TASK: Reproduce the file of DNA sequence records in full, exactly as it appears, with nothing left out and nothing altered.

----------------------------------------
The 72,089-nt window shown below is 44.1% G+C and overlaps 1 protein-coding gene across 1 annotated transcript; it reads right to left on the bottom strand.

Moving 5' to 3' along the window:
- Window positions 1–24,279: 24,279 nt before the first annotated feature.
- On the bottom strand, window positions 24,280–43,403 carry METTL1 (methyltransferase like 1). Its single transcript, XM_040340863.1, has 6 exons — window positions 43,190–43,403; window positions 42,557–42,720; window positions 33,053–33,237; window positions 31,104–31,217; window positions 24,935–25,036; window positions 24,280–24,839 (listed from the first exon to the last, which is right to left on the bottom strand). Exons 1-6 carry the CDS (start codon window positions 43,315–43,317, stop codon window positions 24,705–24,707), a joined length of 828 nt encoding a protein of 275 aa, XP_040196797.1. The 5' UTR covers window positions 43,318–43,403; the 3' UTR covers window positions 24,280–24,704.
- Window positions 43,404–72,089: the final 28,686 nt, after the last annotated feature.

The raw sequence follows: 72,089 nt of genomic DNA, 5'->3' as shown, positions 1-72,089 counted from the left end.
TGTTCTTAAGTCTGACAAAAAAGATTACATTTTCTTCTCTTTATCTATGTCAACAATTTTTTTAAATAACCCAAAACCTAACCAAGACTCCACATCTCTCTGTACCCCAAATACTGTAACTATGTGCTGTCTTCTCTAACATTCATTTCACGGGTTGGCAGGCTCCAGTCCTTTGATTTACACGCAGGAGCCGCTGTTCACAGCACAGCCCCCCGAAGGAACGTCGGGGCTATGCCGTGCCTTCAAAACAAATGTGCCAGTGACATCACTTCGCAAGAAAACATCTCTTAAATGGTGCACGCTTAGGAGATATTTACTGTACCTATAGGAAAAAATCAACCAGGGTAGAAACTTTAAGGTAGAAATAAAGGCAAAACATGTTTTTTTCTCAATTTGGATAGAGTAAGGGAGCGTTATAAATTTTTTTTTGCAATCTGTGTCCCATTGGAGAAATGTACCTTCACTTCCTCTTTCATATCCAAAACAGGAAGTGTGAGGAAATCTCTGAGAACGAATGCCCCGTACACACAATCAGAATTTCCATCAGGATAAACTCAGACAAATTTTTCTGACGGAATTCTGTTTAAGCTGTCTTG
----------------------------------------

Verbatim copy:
The 72,089-nt window shown below is 44.1% G+C and overlaps 1 protein-coding gene across 1 annotated transcript; it reads right to left on the bottom strand.

Moving 5' to 3' along the window:
- Window positions 1–24,279: 24,279 nt before the first annotated feature.
- On the bottom strand, window positions 24,280–43,403 carry METTL1 (methyltransferase like 1). Its single transcript, XM_040340863.1, has 6 exons — window positions 43,190–43,403; window positions 42,557–42,720; window positions 33,053–33,237; window positions 31,104–31,217; window positions 24,935–25,036; window positions 24,280–24,839 (listed from the first exon to the last, which is right to left on the bottom strand). Exons 1-6 carry the CDS (start codon window positions 43,315–43,317, stop codon window positions 24,705–24,707), a joined length of 828 nt encoding a protein of 275 aa, XP_040196797.1. The 5' UTR covers window positions 43,318–43,403; the 3' UTR covers window positions 24,280–24,704.
- Window positions 43,404–72,089: the final 28,686 nt, after the last annotated feature.

The raw sequence follows: 72,089 nt of genomic DNA, 5'->3' as shown, positions 1-72,089 counted from the left end.
TGTTCTTAAGTCTGACAAAAAAGATTACATTTTCTTCTCTTTATCTATGTCAACAATTTTTTTAAATAACCCAAAACCTAACCAAGACTCCACATCTCTCTGTACCCCAAATACTGTAACTATGTGCTGTCTTCTCTAACATTCATTTCACGGGTTGGCAGGCTCCAGTCCTTTGATTTACACGCAGGAGCCGCTGTTCACAGCACAGCCCCCCGAAGGAACGTCGGGGCTATGCCGTGCCTTCAAAACAAATGTGCCAGTGACATCACTTCGCAAGAAAACATCTCTTAAATGGTGCACGCTTAGGAGATATTTACTGTACCTATAGGAAAAAATCAACCAGGGTAGAAACTTTAAGGTAGAAATAAAGGCAAAACATGTTTTTTTCTCAATTTGGATAGAGTAAGGGAGCGTTATAAATTTTTTTTTGCAATCTGTGTCCCATTGGAGAAATGTACCTTCACTTCCTCTTTCATATCCAAAACAGGAAGTGTGAGGAAATCTCTGAGAACGAATGCCCCGTACACACAATCAGAATTTCCATCAGGATAAACTCAGACAAATTTTTCTGACGGAATTCTGTTTAAGCTGTCTTG